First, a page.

RENO, Nev. — The Atlantis Casino Resort Spa is pushing in all its chips on sustainability.
The numbers don’t lie. In 24 months, the Atlantis has reduced its electrical usage 54 percent and reduced its water usage by 8.5 percent, resort officials said. Moreover, the Atlantis compiles 78 tons of food waste compost a year while recycling 216 tons of cardboard and a whopping 3,452 tons of plastic and glass.
These sustainability statistics help illustrate why the Atlantis was chosen as the Northern Nevada Business Weekly’s 2017 Readers’ Choice “Most Sustainable: Green & Earth-Friendly” award winner.
... We want to be a good corporate citizen, and we really want to lead the way in Reno,” said Perry Sanders, director of engineering at the Atlantis.
Highlighting the resort’s sustainability efforts is its newly launched partnership with San Francisco- and Tel Aviv, Israel-based water intelligence company WINT and WaterStart, a water technology incubator based in Las Vegas.
Designed to help cut water costs and prevent water damage, the pilot project uses pattern recognition and algorithms to measure water flow.
“We were the first ones to do this in Reno, first ones in Nevada, first ones in the United States,” Sanders said. “So it’s really great for the whole town.”
In December, crews installed 30 smart meters in the Atlantis. The meters, Sanders said, run algorithms for 90 days to analyze and understand the water usage patterns, down to the minute, throughout the property.
After 90 days, engineers like Sanders are alerted if the meters notice anything outside of the established parameters.
“I know immediately — I literally get an alert to my cellphone,” Sanders said. “The old way was just a plain meter. I go through, say, January and February 15 I get my water bill. Well, then it’s too late; I’ve already had a leak for six weeks. That’s really a reactive, lagging indicator. Where this (with smart meters) is a proactive, leading indicator.”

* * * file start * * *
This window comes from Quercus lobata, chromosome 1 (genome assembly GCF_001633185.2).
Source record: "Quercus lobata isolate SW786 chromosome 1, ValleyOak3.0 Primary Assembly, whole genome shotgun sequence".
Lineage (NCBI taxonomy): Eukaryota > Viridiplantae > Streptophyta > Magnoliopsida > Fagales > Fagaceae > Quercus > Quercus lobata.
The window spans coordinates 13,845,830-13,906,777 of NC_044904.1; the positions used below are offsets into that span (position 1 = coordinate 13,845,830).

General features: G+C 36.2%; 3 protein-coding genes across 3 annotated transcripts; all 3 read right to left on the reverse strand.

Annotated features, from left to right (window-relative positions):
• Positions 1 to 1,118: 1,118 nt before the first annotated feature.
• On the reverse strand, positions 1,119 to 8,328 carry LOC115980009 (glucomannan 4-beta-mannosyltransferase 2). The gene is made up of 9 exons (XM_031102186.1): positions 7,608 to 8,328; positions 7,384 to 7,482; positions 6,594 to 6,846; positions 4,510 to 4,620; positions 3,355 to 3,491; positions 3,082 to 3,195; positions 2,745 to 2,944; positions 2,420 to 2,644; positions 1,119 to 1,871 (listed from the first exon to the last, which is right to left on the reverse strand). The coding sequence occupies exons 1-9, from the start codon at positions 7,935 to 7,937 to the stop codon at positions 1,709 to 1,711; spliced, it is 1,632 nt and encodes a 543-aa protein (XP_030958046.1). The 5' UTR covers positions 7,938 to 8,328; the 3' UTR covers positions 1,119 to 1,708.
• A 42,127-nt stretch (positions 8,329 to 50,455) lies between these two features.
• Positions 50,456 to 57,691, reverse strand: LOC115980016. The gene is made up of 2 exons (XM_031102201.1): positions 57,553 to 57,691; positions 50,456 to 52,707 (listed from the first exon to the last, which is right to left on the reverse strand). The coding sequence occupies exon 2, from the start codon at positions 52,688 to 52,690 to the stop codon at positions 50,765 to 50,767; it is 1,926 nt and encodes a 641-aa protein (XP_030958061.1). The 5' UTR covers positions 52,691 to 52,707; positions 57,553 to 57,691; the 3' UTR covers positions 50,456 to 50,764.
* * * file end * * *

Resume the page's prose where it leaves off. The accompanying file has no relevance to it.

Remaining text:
In addition, the Atlantis has updated all incandescent light bulbs with LEDs property-wide, saving more than 6 million kilowatts per hour since 2005.
Sanders said the Atlantis’ revamped outdoor fountains, which shoot water 40 feet in the air and have center fountains set to music each hour, use 275 37-watt LEDs, as opposed to the 500 500-watt bulbs previously used.
And instead of dumping the old brass lights, crews took them to the recycle plant, Sanders said.
“We probably got $800 for the brass, but it’s not about the $800, it’s about the five pallets worth of stuff that doesn’t go to the landfill,” he continued. “It is things like that — if it’s a broken chair, can we repair or donate it? Anything for it to not go in the garbage, that’s kind of our thumbnail sketch.”
All this advancement comes on the heels of the Atlantis becoming the first casino in Northern Nevada to earn Four Green Globes certification and being named the Nevada Hotel & Lodging Association’s Sustainability Leading Company for 2017.
Sanders said the Atlantis is exploring the implementation of solar, window tinting on the south side of its buildings, and looking into the possibility of converting its passenger vans that shuttle to the airport to run on — get this — recycled cooking oil.
Indeed, the roughly 1 million-square-foot casino, resort and spa hugging South Virginia Street in Reno is looking to continue leading the way on sustainability well into 2018 and beyond.
“It all comes from (CEO) John Farahi, who said he wants us to be the most sustainable place,” Sanders said. “It’s a different attitude now. We want to be the gold standard. Yes, we’re doing the right thing, but we’re also seeing the benefit of it monetarily. So it’s just kind of a win-win.”